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We are homeschooling and these days our curriculum is Batman.

This week Two-Face investigated the dissolving abilities of different substances in water. If he could find the perfect ingredient to dissolve, he could push Batman into the vat of chemicals and fry his face. Does mustard dissolve? No. Does creamer dissolve? In hot water, yes.Does sugar dissolve? Yes. Perfect.

Batman loves to fight for justice using his abacus. If Batman can add two vats of acid and five dynamite sticks, he can solve a crime.

But tonight Batman failed us.

Sometimes George and I like to create our own bedtime stories. We fight the bad guys and we solve the crimes and then we say goodnight. And tonight I thought we could do a little more with that. I thought we could do a little bit of Theraplay with our favorite superhero. But tonight Batman would not, could not participate in Theraplay.

My terrific plan involved teaching one of the characters a little bit about making mistakes. In everyday activities, George reveals his trauma-based shame whenever he makes a mistake or fails in some way. I decided that we could use the superheroes to explore this.  I asked George, “Do you think it would be possible for the Joker and Two-Face to learn something tonight?”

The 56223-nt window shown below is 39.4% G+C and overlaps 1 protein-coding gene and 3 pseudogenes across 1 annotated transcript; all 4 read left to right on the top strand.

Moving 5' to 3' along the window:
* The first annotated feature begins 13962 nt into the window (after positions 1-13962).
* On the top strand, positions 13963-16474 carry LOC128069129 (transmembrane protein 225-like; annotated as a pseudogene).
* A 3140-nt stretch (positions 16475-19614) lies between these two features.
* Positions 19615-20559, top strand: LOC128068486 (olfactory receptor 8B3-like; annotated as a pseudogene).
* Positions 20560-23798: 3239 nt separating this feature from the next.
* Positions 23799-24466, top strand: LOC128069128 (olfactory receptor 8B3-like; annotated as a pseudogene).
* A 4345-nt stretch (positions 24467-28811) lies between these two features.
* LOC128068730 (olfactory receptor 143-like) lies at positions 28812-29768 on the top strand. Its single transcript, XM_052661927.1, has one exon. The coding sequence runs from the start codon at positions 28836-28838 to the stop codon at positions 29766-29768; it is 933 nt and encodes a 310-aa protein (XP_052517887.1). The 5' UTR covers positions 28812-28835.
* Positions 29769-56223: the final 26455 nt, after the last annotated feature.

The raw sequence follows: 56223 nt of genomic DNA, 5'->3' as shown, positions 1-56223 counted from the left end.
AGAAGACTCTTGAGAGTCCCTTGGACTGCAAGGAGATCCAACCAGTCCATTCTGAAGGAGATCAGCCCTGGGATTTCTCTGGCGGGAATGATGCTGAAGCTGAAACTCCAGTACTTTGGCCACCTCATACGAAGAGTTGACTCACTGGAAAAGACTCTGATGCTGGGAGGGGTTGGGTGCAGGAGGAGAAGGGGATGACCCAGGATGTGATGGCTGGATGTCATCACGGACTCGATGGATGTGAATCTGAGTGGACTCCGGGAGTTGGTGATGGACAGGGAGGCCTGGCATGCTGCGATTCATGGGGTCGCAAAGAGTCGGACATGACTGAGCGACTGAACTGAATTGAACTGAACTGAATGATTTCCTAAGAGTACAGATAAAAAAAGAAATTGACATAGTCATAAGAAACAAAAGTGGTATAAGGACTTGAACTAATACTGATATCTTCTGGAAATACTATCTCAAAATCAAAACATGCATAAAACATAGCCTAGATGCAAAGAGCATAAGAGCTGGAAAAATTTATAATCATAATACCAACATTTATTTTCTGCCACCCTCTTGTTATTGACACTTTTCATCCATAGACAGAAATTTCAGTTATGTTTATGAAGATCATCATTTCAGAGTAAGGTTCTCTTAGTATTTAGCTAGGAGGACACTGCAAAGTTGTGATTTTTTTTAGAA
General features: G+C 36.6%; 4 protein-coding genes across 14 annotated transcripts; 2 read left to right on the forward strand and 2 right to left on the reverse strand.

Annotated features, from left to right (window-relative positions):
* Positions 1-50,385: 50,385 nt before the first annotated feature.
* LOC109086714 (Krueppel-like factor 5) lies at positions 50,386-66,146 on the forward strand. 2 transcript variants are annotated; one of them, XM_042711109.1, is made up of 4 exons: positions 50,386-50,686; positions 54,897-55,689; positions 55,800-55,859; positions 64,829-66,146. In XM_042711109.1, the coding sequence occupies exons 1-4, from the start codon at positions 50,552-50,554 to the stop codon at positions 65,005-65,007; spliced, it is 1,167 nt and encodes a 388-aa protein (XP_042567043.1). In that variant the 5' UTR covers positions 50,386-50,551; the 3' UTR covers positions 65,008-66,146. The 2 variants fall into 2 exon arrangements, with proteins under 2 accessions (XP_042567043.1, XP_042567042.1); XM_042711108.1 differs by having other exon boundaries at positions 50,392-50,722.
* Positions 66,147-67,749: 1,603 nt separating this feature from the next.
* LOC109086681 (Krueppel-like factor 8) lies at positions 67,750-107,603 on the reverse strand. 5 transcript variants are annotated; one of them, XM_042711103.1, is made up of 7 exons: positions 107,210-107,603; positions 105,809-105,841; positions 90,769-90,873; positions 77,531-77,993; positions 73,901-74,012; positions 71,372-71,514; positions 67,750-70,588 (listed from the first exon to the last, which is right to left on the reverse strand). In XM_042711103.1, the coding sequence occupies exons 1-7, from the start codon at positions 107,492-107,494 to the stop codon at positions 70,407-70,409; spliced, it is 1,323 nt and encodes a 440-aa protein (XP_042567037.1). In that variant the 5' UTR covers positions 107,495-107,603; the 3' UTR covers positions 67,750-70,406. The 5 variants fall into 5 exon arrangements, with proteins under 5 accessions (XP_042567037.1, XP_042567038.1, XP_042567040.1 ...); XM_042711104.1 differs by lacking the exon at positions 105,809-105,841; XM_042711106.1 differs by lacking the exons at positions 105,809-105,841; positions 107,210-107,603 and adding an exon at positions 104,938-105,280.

“No, mom. No.”

“I mean, do you think that we could teach them something tonight? Maybe we could choose something like patience or “try, try again” and then teach it to them?”

“No, mom.”

“Why not?”

“They are cri-mi-nals.”

Later after we had  agreed that Robin could, indeed, learn something new, I played Robin:

“Batman, I’m really discouraged. I never get to be in charge. And I make so many mistakes. Will I ever get to be like you?”

“Robin, Alfred is making you the perfect weapon that will help you.”

“But Batman, I still may make mistakes with this new weapon.”

“No, Robin, the weapon will be so good that it will make all the good choices for you.”

“But, Batman! I want to be a superhero like you. What can I do to be as good as you are?”

“Your suit is old. You can get the perfect suit. You can get the perfect car. You can get the perfect weapons, and then you will be as good as me.”